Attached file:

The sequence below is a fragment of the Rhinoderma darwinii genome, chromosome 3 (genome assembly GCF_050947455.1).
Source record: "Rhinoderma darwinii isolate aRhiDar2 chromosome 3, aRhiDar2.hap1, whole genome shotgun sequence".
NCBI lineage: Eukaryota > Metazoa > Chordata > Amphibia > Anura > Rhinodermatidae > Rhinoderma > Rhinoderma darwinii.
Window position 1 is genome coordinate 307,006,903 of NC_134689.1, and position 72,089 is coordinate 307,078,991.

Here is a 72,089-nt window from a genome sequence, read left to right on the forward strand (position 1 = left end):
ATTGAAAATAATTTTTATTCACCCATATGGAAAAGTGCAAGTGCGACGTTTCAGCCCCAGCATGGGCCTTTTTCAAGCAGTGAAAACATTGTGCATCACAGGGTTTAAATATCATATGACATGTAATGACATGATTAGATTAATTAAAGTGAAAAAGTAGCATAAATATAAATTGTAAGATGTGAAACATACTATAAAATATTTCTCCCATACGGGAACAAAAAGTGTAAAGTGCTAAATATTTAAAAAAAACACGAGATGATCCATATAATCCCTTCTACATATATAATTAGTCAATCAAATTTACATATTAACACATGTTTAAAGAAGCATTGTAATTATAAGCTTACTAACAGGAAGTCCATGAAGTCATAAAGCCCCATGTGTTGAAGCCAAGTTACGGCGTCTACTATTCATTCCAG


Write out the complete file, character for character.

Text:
The sequence below is a fragment of the Rhinoderma darwinii genome, chromosome 3 (genome assembly GCF_050947455.1).
Source record: "Rhinoderma darwinii isolate aRhiDar2 chromosome 3, aRhiDar2.hap1, whole genome shotgun sequence".
NCBI lineage: Eukaryota > Metazoa > Chordata > Amphibia > Anura > Rhinodermatidae > Rhinoderma > Rhinoderma darwinii.
Window position 1 is genome coordinate 307,006,903 of NC_134689.1, and position 72,089 is coordinate 307,078,991.

Here is a 72,089-nt window from a genome sequence, read left to right on the forward strand (position 1 = left end):
ATTGAAAATAATTTTTATTCACCCATATGGAAAAGTGCAAGTGCGACGTTTCAGCCCCAGCATGGGCCTTTTTCAAGCAGTGAAAACATTGTGCATCACAGGGTTTAAATATCATATGACATGTAATGACATGATTAGATTAATTAAAGTGAAAAAGTAGCATAAATATAAATTGTAAGATGTGAAACATACTATAAAATATTTCTCCCATACGGGAACAAAAAGTGTAAAGTGCTAAATATTTAAAAAAAACACGAGATGATCCATATAATCCCTTCTACATATATAATTAGTCAATCAAATTTACATATTAACACATGTTTAAAGAAGCATTGTAATTATAAGCTTACTAACAGGAAGTCCATGAAGTCATAAAGCCCCATGTGTTGAAGCCAAGTTACGGCGTCTACTATTCATTCCAG